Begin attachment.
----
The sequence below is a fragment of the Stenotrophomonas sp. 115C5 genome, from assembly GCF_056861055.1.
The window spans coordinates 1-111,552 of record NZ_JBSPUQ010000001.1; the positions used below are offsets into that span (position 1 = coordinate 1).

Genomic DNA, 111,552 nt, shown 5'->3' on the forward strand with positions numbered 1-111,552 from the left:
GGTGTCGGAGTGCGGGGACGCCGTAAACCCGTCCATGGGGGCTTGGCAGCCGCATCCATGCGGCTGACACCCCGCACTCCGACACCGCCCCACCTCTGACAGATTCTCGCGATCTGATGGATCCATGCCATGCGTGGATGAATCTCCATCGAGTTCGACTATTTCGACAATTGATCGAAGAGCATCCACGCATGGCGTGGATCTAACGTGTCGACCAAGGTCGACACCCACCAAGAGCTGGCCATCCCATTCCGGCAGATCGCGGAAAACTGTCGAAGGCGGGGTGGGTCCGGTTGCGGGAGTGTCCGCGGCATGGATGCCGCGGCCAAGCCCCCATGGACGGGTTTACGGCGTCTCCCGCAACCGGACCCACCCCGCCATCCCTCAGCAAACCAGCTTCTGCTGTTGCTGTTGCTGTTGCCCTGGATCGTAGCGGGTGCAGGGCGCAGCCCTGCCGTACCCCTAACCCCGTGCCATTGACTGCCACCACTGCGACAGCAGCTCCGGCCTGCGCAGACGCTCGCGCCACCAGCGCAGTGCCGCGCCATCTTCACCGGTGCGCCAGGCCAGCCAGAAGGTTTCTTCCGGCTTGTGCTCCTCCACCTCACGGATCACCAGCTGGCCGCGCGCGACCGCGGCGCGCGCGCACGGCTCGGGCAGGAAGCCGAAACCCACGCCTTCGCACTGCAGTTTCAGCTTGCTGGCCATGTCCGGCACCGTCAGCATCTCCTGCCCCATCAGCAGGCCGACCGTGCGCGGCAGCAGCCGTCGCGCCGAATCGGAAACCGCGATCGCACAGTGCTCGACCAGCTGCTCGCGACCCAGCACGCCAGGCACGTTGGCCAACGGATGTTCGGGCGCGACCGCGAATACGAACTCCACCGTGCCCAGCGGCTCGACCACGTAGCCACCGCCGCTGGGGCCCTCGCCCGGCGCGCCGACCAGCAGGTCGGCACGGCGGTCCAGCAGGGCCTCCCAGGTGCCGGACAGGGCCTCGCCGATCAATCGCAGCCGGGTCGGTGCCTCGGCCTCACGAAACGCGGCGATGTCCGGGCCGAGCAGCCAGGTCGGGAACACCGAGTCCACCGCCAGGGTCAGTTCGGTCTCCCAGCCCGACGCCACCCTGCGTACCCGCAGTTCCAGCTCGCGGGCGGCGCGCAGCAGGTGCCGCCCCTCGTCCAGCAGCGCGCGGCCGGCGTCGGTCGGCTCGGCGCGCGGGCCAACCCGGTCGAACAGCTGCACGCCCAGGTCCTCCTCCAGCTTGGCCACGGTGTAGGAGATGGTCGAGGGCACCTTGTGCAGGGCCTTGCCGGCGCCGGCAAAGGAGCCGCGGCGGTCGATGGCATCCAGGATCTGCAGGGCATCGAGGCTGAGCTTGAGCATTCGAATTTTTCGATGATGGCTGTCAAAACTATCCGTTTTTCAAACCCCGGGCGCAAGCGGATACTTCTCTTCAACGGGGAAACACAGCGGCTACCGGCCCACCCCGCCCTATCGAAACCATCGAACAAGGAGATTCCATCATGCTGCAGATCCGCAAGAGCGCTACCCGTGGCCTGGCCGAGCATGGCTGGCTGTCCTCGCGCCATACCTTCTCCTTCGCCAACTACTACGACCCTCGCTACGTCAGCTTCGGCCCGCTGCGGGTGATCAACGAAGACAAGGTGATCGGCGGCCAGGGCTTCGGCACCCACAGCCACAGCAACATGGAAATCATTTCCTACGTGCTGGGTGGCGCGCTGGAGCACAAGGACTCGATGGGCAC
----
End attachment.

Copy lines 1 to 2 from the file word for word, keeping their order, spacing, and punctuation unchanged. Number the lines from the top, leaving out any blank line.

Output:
The sequence below is a fragment of the Stenotrophomonas sp. 115C5 genome, from assembly GCF_056861055.1.
The window spans coordinates 1-111,552 of record NZ_JBSPUQ010000001.1; the positions used below are offsets into that span (position 1 = coordinate 1).